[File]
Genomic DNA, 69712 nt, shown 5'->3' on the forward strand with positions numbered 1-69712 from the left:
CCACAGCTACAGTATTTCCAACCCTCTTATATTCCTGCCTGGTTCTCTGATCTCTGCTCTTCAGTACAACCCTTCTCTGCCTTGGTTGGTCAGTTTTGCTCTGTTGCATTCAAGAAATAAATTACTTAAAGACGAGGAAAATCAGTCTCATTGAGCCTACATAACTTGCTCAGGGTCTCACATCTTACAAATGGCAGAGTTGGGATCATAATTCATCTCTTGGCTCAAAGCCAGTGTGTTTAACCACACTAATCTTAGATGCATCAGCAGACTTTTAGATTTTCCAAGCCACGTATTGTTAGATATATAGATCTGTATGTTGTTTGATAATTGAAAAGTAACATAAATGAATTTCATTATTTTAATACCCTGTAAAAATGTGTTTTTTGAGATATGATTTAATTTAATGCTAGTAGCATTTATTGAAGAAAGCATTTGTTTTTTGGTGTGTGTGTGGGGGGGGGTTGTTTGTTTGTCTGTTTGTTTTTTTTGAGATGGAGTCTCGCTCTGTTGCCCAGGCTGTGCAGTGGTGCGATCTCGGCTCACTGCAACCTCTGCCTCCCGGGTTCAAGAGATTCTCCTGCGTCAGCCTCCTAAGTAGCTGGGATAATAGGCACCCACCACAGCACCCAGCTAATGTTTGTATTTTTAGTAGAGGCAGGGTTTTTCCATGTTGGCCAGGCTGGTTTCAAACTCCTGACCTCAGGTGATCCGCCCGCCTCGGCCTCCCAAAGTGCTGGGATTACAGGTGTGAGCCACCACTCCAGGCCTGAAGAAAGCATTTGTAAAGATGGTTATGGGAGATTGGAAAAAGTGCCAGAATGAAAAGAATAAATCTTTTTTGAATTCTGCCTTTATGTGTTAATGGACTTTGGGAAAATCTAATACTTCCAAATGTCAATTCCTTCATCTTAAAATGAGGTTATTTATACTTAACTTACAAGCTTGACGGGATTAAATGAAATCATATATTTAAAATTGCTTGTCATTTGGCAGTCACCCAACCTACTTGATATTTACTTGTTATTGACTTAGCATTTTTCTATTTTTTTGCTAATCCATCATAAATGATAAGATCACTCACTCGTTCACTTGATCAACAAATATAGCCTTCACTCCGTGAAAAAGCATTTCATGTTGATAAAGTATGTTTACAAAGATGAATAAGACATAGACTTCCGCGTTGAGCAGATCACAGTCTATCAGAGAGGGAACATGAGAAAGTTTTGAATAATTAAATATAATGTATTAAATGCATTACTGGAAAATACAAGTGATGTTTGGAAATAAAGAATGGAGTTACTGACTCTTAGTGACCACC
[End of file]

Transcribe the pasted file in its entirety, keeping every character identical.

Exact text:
Genomic DNA, 69712 nt, shown 5'->3' on the forward strand with positions numbered 1-69712 from the left:
CCACAGCTACAGTATTTCCAACCCTCTTATATTCCTGCCTGGTTCTCTGATCTCTGCTCTTCAGTACAACCCTTCTCTGCCTTGGTTGGTCAGTTTTGCTCTGTTGCATTCAAGAAATAAATTACTTAAAGACGAGGAAAATCAGTCTCATTGAGCCTACATAACTTGCTCAGGGTCTCACATCTTACAAATGGCAGAGTTGGGATCATAATTCATCTCTTGGCTCAAAGCCAGTGTGTTTAACCACACTAATCTTAGATGCATCAGCAGACTTTTAGATTTTCCAAGCCACGTATTGTTAGATATATAGATCTGTATGTTGTTTGATAATTGAAAAGTAACATAAATGAATTTCATTATTTTAATACCCTGTAAAAATGTGTTTTTTGAGATATGATTTAATTTAATGCTAGTAGCATTTATTGAAGAAAGCATTTGTTTTTTGGTGTGTGTGTGGGGGGGGGTTGTTTGTTTGTCTGTTTGTTTTTTTTGAGATGGAGTCTCGCTCTGTTGCCCAGGCTGTGCAGTGGTGCGATCTCGGCTCACTGCAACCTCTGCCTCCCGGGTTCAAGAGATTCTCCTGCGTCAGCCTCCTAAGTAGCTGGGATAATAGGCACCCACCACAGCACCCAGCTAATGTTTGTATTTTTAGTAGAGGCAGGGTTTTTCCATGTTGGCCAGGCTGGTTTCAAACTCCTGACCTCAGGTGATCCGCCCGCCTCGGCCTCCCAAAGTGCTGGGATTACAGGTGTGAGCCACCACTCCAGGCCTGAAGAAAGCATTTGTAAAGATGGTTATGGGAGATTGGAAAAAGTGCCAGAATGAAAAGAATAAATCTTTTTTGAATTCTGCCTTTATGTGTTAATGGACTTTGGGAAAATCTAATACTTCCAAATGTCAATTCCTTCATCTTAAAATGAGGTTATTTATACTTAACTTACAAGCTTGACGGGATTAAATGAAATCATATATTTAAAATTGCTTGTCATTTGGCAGTCACCCAACCTACTTGATATTTACTTGTTATTGACTTAGCATTTTTCTATTTTTTTGCTAATCCATCATAAATGATAAGATCACTCACTCGTTCACTTGATCAACAAATATAGCCTTCACTCCGTGAAAAAGCATTTCATGTTGATAAAGTATGTTTACAAAGATGAATAAGACATAGACTTCCGCGTTGAGCAGATCACAGTCTATCAGAGAGGGAACATGAGAAAGTTTTGAATAATTAAATATAATGTATTAAATGCATTACTGGAAAATACAAGTGATGTTTGGAAATAAAGAATGGAGTTACTGACTCTTAGTGACCACC